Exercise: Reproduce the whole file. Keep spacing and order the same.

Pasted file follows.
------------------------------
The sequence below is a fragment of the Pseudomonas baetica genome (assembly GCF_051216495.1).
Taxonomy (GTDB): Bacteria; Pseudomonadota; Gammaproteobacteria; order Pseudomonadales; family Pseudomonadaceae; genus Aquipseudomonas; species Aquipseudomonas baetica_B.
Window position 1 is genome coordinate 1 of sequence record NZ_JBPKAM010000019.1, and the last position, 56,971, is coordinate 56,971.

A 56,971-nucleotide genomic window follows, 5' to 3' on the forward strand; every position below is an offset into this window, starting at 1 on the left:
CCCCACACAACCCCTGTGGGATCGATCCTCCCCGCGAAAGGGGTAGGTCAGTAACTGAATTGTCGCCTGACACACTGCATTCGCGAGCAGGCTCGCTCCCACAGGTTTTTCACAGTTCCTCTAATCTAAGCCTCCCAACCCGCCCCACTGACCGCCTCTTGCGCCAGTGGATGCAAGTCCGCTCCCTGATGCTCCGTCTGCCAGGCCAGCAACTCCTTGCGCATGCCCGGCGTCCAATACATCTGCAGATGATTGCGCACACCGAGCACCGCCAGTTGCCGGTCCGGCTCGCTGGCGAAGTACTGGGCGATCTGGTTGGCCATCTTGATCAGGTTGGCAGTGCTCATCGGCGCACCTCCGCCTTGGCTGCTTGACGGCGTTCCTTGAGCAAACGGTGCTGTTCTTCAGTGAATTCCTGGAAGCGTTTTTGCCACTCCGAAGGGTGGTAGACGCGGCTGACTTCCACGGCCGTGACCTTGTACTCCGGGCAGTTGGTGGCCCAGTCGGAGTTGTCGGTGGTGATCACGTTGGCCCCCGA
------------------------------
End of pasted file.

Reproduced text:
The sequence below is a fragment of the Pseudomonas baetica genome (assembly GCF_051216495.1).
Taxonomy (GTDB): Bacteria; Pseudomonadota; Gammaproteobacteria; order Pseudomonadales; family Pseudomonadaceae; genus Aquipseudomonas; species Aquipseudomonas baetica_B.
Window position 1 is genome coordinate 1 of sequence record NZ_JBPKAM010000019.1, and the last position, 56,971, is coordinate 56,971.

A 56,971-nucleotide genomic window follows, 5' to 3' on the forward strand; every position below is an offset into this window, starting at 1 on the left:
CCCCACACAACCCCTGTGGGATCGATCCTCCCCGCGAAAGGGGTAGGTCAGTAACTGAATTGTCGCCTGACACACTGCATTCGCGAGCAGGCTCGCTCCCACAGGTTTTTCACAGTTCCTCTAATCTAAGCCTCCCAACCCGCCCCACTGACCGCCTCTTGCGCCAGTGGATGCAAGTCCGCTCCCTGATGCTCCGTCTGCCAGGCCAGCAACTCCTTGCGCATGCCCGGCGTCCAATACATCTGCAGATGATTGCGCACACCGAGCACCGCCAGTTGCCGGTCCGGCTCGCTGGCGAAGTACTGGGCGATCTGGTTGGCCATCTTGATCAGGTTGGCAGTGCTCATCGGCGCACCTCCGCCTTGGCTGCTTGACGGCGTTCCTTGAGCAAACGGTGCTGTTCTTCAGTGAATTCCTGGAAGCGTTTTTGCCACTCCGAAGGGTGGTAGACGCGGCTGACTTCCACGGCCGTGACCTTGTACTCCGGGCAGTTGGTGGCCCAGTCGGAGTTGTCGGTGGTGATCACGTTGGCCCCCGA